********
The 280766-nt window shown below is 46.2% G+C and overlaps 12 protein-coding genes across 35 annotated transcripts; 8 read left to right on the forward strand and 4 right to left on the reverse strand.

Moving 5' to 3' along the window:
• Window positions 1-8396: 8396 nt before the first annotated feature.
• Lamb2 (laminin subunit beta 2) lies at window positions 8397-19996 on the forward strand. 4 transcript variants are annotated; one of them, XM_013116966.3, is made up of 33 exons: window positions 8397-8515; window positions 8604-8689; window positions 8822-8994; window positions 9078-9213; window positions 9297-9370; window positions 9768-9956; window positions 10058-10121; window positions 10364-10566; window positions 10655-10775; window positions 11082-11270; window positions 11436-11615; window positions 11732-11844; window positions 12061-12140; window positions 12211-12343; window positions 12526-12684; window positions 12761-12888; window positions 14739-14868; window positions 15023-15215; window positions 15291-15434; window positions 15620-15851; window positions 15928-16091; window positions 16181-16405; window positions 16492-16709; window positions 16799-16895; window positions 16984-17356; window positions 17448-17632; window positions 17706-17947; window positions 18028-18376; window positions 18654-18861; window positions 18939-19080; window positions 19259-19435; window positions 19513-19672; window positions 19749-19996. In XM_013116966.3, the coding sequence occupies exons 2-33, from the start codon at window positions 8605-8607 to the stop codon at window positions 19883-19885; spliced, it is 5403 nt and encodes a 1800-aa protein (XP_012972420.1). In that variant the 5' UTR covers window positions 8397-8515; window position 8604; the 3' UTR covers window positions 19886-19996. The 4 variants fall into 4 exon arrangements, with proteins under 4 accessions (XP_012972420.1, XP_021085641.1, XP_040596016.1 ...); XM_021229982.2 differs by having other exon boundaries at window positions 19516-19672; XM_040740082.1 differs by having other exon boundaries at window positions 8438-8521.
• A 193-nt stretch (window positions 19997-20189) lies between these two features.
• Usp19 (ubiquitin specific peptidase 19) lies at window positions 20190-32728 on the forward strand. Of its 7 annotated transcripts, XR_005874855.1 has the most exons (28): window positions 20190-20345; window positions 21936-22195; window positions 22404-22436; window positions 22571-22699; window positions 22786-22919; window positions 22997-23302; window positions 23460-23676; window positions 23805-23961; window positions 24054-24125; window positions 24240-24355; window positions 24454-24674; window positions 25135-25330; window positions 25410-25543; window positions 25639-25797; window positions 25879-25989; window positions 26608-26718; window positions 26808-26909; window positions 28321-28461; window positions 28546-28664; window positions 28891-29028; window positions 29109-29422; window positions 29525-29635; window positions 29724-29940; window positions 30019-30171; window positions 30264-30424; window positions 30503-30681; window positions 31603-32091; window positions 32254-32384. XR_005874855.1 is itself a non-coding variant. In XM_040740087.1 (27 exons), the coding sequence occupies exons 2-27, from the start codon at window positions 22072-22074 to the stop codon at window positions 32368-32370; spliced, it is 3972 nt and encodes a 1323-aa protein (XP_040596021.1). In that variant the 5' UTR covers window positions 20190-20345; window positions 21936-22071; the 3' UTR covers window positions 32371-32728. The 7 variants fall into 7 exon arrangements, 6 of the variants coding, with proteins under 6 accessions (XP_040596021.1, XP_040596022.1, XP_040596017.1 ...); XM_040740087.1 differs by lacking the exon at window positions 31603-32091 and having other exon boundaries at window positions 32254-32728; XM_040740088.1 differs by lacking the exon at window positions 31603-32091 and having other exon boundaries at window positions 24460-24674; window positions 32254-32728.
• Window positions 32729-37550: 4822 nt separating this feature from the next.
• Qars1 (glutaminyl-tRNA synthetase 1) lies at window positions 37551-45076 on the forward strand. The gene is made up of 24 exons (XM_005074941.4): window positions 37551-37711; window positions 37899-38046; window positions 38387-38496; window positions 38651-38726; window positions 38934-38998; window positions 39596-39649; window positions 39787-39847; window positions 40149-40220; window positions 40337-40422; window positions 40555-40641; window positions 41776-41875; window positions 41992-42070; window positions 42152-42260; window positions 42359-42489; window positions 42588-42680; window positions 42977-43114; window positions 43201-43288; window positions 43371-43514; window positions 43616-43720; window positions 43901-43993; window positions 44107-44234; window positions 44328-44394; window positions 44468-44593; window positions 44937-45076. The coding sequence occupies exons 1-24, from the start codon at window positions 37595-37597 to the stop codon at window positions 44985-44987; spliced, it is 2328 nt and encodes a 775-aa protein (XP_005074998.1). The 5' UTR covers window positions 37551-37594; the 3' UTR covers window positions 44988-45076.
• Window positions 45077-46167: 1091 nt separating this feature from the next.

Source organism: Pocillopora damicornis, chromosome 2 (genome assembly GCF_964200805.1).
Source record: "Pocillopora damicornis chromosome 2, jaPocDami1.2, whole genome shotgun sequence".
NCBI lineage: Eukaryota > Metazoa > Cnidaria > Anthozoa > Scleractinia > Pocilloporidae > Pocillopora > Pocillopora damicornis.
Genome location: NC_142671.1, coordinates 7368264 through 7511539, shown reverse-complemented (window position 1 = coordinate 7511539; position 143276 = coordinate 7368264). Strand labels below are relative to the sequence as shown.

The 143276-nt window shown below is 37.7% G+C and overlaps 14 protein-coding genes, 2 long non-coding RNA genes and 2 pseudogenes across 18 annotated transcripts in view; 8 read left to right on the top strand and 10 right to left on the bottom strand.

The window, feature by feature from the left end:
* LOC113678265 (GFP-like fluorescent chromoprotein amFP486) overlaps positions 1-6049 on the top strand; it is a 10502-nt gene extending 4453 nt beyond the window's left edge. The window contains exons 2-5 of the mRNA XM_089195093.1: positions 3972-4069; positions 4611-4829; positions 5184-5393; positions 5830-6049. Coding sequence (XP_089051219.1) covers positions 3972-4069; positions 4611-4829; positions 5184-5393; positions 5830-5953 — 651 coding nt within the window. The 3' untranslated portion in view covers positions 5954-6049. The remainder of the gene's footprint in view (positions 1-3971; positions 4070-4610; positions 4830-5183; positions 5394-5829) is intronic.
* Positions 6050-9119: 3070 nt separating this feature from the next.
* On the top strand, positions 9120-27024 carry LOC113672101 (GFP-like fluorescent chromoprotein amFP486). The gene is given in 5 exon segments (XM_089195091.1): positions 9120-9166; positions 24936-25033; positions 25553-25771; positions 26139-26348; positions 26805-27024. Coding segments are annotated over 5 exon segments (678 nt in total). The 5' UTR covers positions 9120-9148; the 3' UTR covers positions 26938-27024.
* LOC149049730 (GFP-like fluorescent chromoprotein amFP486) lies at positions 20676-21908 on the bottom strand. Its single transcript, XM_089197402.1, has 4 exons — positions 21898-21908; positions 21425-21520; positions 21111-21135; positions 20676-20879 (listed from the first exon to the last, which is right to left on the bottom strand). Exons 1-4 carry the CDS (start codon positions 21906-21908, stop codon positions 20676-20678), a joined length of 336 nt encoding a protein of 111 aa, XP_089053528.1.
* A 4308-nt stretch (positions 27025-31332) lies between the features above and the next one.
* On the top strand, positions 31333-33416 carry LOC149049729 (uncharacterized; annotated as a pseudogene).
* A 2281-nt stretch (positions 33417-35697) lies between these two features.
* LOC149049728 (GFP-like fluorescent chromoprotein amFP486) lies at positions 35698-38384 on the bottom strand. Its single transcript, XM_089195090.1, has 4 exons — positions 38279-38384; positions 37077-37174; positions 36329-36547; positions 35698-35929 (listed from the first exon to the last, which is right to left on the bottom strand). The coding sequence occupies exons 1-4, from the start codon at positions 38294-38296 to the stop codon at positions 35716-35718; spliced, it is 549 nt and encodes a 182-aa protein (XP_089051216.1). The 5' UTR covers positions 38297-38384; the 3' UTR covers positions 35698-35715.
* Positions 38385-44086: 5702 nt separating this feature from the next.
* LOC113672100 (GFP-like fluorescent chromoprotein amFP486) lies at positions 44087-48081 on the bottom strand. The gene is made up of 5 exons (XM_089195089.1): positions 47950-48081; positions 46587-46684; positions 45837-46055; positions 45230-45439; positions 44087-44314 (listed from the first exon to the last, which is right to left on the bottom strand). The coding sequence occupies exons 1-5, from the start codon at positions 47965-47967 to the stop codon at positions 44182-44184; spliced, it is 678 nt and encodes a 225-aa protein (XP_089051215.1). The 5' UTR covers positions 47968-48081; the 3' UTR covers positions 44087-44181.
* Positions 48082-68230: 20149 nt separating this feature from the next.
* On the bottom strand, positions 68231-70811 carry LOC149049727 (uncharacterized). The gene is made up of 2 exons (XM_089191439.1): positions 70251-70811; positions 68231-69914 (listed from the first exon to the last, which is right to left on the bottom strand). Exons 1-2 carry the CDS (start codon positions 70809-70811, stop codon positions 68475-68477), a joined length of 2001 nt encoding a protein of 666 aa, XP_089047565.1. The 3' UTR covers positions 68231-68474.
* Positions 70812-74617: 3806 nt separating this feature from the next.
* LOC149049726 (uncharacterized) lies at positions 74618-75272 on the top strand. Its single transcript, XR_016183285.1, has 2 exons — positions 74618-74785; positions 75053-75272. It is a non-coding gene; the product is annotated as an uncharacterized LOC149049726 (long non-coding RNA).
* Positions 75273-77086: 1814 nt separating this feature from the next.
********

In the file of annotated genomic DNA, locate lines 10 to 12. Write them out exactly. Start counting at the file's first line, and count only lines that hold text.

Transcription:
Source organism: Pocillopora damicornis, chromosome 2 (genome assembly GCF_964200805.1).
Source record: "Pocillopora damicornis chromosome 2, jaPocDami1.2, whole genome shotgun sequence".
NCBI lineage: Eukaryota > Metazoa > Cnidaria > Anthozoa > Scleractinia > Pocilloporidae > Pocillopora > Pocillopora damicornis.